Note: This method only concerns disks with GUID Partition Table (GPT).

Like GPT partition labels, GPT partition UUID are defined in the partition entry on GPT disks.

See also Wikipedia:GUID Partition Table#Partition entries.

The dynamic directory is similar to other methods and, like UUID filesystems, using UUIDs is prefered over labels.

ls -l /dev/disk/by-partuuid/
total 0
lrwxrwxrwx 1 root root 10 May 27 23:31 039b6c1c-7553-4455-9537-1befbc9fbc5b -> ../../sda4
lrwxrwxrwx 1 root root 10 May 27 23:31 7280201c-fc5d-40f2-a9b2-466611d3d49e -> ../../sda3
lrwxrwxrwx 1 root root 10 May 27 23:31 98a81274-10f7-40db-872a-03df048df366 -> ../../sda2
lrwxrwxrwx 1 root root 10 May 27 23:31 d0d0d110-0a71-4ed6-936a-304969ea36af -> ../../sda1

Static device names with Udev

See Udev#Setting static device names.

Using persistent naming

There are various applications that can be configured using persistent naming. Following are some examples of how to configure them.


See the main article: fstab#UUIDs

Boot managers

To use persistent names in the boot manager (boot loader), the following prerequisites must be met. On a standard installation following the installation guide both prerequisites are met.

  • You are using a mkinitcpio initial RAM disk image
  • You have udev enabled in /etc/mkinitcpio.conf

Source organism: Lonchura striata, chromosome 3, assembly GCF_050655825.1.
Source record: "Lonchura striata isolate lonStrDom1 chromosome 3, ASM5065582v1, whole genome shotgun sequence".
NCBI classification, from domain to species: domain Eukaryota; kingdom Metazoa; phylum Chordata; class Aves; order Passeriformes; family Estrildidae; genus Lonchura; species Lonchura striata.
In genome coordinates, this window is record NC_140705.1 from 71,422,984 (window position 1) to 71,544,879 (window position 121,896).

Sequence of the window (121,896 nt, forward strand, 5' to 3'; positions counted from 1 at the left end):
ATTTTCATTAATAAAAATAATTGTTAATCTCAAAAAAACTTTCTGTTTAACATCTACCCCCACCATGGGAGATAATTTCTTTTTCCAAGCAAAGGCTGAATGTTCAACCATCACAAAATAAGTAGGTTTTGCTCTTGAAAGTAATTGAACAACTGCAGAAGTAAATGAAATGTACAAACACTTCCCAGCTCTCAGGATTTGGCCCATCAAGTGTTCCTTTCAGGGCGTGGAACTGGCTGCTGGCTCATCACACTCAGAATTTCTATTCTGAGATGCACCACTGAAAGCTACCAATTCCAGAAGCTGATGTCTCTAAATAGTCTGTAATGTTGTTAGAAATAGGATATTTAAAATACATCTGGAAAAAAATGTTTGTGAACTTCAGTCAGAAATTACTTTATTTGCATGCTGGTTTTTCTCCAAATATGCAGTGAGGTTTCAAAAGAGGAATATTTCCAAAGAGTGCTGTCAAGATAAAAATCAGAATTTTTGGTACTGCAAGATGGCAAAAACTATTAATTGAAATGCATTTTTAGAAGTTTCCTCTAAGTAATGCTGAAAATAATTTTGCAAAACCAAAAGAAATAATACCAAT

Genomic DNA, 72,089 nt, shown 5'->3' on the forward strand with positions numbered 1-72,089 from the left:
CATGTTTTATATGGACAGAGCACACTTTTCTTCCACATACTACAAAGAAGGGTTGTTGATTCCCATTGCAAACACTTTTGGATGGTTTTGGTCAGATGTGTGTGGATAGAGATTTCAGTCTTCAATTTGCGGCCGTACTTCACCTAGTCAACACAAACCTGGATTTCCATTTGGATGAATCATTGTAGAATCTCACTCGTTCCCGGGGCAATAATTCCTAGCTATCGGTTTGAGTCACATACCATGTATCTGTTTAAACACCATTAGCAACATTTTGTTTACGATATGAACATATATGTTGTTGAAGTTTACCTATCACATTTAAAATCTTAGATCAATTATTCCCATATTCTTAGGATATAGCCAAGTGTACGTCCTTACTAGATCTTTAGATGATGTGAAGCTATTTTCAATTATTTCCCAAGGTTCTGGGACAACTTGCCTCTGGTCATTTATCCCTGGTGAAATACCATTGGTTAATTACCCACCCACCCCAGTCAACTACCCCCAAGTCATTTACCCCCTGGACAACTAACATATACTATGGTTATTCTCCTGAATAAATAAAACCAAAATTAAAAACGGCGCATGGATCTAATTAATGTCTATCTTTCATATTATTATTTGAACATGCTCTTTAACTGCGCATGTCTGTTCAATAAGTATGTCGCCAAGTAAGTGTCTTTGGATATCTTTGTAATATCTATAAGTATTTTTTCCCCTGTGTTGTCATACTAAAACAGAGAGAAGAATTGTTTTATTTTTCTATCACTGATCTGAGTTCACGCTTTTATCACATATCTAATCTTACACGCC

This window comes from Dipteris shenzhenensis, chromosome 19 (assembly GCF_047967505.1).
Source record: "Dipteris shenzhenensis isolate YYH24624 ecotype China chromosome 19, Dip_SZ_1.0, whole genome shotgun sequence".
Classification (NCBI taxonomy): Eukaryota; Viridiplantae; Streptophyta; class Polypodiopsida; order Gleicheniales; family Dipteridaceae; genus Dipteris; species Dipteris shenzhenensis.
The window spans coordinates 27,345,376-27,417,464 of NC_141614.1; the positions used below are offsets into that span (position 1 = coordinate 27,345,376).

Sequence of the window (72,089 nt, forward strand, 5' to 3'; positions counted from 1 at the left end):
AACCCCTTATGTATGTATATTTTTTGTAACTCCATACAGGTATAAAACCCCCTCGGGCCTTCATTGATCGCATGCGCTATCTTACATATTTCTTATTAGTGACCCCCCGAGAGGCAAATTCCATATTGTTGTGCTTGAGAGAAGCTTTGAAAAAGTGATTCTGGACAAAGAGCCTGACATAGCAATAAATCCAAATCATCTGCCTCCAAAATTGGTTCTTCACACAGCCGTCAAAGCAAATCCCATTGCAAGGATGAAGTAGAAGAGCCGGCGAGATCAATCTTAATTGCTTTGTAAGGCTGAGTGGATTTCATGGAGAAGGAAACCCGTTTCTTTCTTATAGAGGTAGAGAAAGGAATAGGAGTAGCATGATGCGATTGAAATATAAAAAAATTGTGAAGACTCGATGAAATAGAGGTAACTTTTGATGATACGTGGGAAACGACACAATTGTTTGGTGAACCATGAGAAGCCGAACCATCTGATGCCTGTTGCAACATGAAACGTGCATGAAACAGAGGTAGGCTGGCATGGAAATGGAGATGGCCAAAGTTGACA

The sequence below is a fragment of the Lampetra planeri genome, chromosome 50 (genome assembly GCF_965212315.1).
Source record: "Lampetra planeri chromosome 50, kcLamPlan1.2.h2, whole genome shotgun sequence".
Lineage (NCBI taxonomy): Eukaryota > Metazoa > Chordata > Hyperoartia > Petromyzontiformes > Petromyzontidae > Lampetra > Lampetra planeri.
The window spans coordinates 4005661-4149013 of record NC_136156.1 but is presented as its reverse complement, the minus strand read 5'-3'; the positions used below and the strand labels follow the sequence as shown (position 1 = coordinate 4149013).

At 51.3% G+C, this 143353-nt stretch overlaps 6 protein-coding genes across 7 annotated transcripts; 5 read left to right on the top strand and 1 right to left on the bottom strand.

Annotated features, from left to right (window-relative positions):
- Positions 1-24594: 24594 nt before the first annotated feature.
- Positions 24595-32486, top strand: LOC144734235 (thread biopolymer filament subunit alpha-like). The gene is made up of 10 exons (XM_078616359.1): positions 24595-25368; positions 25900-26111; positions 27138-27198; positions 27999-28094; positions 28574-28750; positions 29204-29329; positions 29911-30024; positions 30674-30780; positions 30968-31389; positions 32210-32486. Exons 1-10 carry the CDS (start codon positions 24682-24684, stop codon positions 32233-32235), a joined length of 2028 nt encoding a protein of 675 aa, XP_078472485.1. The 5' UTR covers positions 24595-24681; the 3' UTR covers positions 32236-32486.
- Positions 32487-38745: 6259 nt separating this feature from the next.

The location of the root filesystem is given by the parameter root on the kernel commandline. The kernel commandline is configured from the bootloader, see Kernel_parameters#Configuration. To change to persistent device naming, only change the parameters which specify block devices, e.g. root and resume, while leaving other parameters as is. Various naming schemes are supported:

Non-persistent device naming using the /dev path format, in this example /dev/sdr1 is the root partition.


Persistent device naming using label and the /dev path format, in this example root_myhost is the label of the root partition.


Persistent device naming using label and the LABEL= format.


Persistent device naming using UUID and the UUID= format, in this example 1234-5678 is the UUID of the root partition


Persistent device naming using the PARTUUID and the PARTUUID= format.